Zana Messia is a singer-songwriter from The Balkans. She released her first record Gotta Stop with Universal Music Group Sweden in 2006, wrote the theme song for the movie The Lightkeepers, shortlisted for an Academy Award nomination in 2010; the song that she wrote for the popular New Zealand artist Annabel Fay was produced by Brady Blade. Zana's American debut, Balkan Soul, was executive produced by the drummer/composer/producer Harvey Mason and producer David Marcus. In 2014 American Beach House In 2014, Reach Me In 2013, Things Never Said In 2010, Flying Lessons In 2011, The Lightkeepers In 2013, Things Never Said In 2009, The Lightkeepers In 2014, Messia collaborated with COPILOT Music and Sound on a cover of Carlinhos Brown's "Maria Caipirnha ”; the arrangement represented the musical instrumentation and styles of Bosnia for Visa's "Samba of the World", a digital campaign for the 2014 FIFA World Cup. In 2005, Zana signed with Universal Music Group. In 2006, Zana released her first record Got ta Stop featuring the singles Touch Bad for You.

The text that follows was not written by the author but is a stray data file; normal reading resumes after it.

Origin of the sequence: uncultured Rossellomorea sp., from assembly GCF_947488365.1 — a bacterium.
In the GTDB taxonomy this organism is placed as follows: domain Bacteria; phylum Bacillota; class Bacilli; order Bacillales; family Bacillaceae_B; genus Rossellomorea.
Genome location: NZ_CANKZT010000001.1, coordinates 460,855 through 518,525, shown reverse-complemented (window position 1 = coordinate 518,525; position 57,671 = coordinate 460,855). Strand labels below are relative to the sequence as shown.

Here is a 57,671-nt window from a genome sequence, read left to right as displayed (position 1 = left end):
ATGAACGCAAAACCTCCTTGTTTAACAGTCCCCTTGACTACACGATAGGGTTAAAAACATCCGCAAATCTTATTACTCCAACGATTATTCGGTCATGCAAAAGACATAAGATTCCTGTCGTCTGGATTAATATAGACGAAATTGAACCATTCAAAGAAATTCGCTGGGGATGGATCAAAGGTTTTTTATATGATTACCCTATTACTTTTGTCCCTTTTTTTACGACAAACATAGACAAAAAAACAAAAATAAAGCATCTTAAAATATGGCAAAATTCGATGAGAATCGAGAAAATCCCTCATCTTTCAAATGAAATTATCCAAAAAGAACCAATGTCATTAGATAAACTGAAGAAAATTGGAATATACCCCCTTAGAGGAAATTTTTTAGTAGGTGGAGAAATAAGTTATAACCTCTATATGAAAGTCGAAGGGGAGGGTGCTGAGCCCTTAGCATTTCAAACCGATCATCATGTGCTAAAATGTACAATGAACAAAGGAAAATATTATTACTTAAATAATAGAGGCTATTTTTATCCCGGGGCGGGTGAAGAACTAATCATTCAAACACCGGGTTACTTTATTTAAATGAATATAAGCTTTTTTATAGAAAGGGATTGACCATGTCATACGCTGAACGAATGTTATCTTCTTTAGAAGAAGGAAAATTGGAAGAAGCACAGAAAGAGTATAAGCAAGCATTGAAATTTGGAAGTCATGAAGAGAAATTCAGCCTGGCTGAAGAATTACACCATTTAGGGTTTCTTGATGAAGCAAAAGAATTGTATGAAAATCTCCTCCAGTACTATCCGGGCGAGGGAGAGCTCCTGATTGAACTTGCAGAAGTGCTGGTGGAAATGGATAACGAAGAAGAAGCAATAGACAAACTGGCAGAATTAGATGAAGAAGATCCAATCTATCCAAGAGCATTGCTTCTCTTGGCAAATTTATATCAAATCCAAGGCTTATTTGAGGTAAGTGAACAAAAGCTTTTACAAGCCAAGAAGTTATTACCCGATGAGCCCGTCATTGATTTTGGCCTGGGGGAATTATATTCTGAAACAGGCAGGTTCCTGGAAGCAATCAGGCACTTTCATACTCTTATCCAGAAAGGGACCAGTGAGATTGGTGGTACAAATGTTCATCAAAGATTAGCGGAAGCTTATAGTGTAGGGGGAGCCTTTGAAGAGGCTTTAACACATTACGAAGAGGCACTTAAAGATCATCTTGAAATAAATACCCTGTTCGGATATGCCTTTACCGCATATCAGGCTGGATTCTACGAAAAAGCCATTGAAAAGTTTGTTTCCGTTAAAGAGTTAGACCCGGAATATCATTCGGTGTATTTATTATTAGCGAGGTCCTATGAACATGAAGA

In 2010, Zana performed the theme song for the movie The Lightkeepers. She was considered for an Academy Award. In 2011, Zana returned to her roots, exploring Balkan music, she formed the group The Balkan Soul Orchestra. In 2012 attends her first first-year ethnomusicology class; this class helped gain knowledge about music around the world. Her songs contains many influences from music around the world. Academy Award Press Release'Sarajevo-X"The Lightkeepers' Billboard Music listing of Zana's record Zana Music Official Website Zana Messia IMDb

Rise Up (Art of Dying album)

'Rise Up' is the third studio album by Canadian rock band Art of Dying. It was released in December 11, 2015 digitally from Better Noise Records & Eleven Seven Music "Best Won't Do" – 3:07 "Rise Up" – 3:43 "Tear Down the Wall" – 3:04 "Eat You Alive" – 3:26 "Dead Man Walking" – 3:24 "Some Things Never Change" – 3:21 "Everything" – 3:54 "Space" – 3:22 "Raging" – 2:51 "Just for Me" – 3:29 "One Day at a Time" – 3:39 "Moth to a Flame" – 3:16 "Ubuntu" – 3:59 Jonny Hetherington – lead vocals Jeff Brown - drums Cale Gontier - bass Tavis Stanley - guitar